To begin, determine your replacement rate . Your replacement rate is how much money you’ll need to live from, each year, in retirement. It’s called a replacement rate because it is the amount of money you will need to replace your working income. For example, you may want to live off $50,000 or $100,000 in retirement; it all depends on your wants and needs (and then add $5,000 per person which is roughly what the average retiree spends on healthcare expenses each year).

If you plan on receiving a pension or social security in retirement, then you should subtract that amount to get your overall replacement rate. To put social security in perspective, the average social security benefits replaces roughly 40% of pre-retirement earnings, but the more money you make the less of an impact social security will have.

Next, multiply the replacement rate by 25. This is how much money you should aim for in retirement. Why 25? Because it is the reverse of taking 4% from the total retirement amount. According to personal finance experts, 4% is the amount that you can withdraw from a retirement portfolio without running out of money over a 30+ year period of time. Your aim is to get to a place where you are living off the portfolio’s investment returns.

Here’s an example using a calculator and a pen. Let’s say you have $2 million saved for retirement. Using the 4% rule, you could take $80,000 from your account each year.

Next, let’s do that calculation in reverse. If you start from knowing that you want to spend $80,000 each year, then multiply that number by 25 to get $2 million.

It should be noted that the 4% rule is a great place to start but far from perfect in determining exactly how much money you need for retirement. For example, the 4% rule was based on historical returns.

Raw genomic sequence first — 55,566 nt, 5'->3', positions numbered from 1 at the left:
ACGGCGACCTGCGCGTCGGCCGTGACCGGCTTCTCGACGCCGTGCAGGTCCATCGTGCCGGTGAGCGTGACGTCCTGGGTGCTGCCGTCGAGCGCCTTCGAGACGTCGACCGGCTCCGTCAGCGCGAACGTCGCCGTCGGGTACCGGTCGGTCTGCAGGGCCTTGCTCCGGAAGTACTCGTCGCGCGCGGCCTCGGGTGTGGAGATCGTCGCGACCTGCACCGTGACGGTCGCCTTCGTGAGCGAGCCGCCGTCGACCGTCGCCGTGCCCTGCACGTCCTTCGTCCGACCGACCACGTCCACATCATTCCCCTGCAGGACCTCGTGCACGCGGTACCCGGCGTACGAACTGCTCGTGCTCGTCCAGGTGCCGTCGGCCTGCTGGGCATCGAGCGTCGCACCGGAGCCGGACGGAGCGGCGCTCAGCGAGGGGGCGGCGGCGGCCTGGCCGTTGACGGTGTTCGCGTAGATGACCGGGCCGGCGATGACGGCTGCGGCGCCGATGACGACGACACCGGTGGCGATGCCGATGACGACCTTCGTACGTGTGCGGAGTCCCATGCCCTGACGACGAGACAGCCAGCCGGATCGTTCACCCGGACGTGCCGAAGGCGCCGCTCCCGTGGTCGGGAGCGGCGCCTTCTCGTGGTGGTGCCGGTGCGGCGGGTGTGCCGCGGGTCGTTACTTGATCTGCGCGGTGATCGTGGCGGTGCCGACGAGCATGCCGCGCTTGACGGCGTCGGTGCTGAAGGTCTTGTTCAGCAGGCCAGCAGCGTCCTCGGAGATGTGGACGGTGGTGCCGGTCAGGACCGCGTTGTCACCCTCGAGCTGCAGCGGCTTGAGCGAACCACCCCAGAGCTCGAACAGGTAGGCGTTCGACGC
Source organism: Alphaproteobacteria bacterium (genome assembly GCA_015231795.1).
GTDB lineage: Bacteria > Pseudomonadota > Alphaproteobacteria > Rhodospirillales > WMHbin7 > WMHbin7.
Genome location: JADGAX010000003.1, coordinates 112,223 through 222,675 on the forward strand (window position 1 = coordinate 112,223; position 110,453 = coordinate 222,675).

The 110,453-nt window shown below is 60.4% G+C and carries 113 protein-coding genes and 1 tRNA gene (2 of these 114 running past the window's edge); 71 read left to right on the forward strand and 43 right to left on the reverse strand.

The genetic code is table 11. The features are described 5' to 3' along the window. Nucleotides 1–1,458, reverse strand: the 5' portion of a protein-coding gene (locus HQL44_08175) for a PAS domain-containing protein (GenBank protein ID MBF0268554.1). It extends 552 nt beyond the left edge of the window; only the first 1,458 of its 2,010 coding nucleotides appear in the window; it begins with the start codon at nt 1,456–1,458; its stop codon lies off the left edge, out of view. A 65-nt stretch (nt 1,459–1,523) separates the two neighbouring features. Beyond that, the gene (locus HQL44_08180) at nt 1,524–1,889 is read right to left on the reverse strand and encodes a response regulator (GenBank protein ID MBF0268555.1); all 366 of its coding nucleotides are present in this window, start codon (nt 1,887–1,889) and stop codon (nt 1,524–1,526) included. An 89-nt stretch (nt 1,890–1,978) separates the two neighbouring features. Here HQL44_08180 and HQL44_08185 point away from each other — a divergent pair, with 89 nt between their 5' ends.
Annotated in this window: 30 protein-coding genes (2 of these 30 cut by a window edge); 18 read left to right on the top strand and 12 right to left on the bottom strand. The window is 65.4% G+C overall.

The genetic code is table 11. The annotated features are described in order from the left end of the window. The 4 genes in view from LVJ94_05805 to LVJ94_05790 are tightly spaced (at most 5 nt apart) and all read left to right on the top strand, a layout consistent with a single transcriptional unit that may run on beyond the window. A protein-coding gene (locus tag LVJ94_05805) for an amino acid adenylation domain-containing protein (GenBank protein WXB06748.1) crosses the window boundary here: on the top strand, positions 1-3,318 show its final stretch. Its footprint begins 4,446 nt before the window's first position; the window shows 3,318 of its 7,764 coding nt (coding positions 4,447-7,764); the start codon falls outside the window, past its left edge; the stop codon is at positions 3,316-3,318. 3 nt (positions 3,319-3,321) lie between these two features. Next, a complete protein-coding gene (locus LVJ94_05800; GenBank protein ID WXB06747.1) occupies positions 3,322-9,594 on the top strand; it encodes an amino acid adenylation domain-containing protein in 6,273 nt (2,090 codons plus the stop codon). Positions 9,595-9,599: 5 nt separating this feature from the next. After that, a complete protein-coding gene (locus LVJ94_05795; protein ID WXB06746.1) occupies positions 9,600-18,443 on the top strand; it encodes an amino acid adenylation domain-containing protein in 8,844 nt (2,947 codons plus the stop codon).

This means that 4% withdrawals would not have resulted in running out of money assuming history repeated itself. Therefore, it’s always advantageous to work with a financial planner to determine your unique needs and how your plan would perform under various market circumstances.

Is Saving In A 401k Enough?

Is 401k enough for retirement? As you can see, it’s hard to say whether saving in 401k will be enough for every person in retirement, across the board. Every person is going to need a different amount in retirement, and so the number feels like a moving target.

There are three common reasons why people should consider supplementing their 401k savings with other types of accounts.

First, as discussed above there are contribution limits on 401k plans, so if you need or want to save more than the contribution limit you will need to save somewhere else. This is especially common for high income earners, workers who started saving later in life, or those trying to achieve financial independence at a younger age. Therefore, it might make sense to leverage a Traditional IRA, Roth IRA, or after-tax account to save beyond the 401k limits.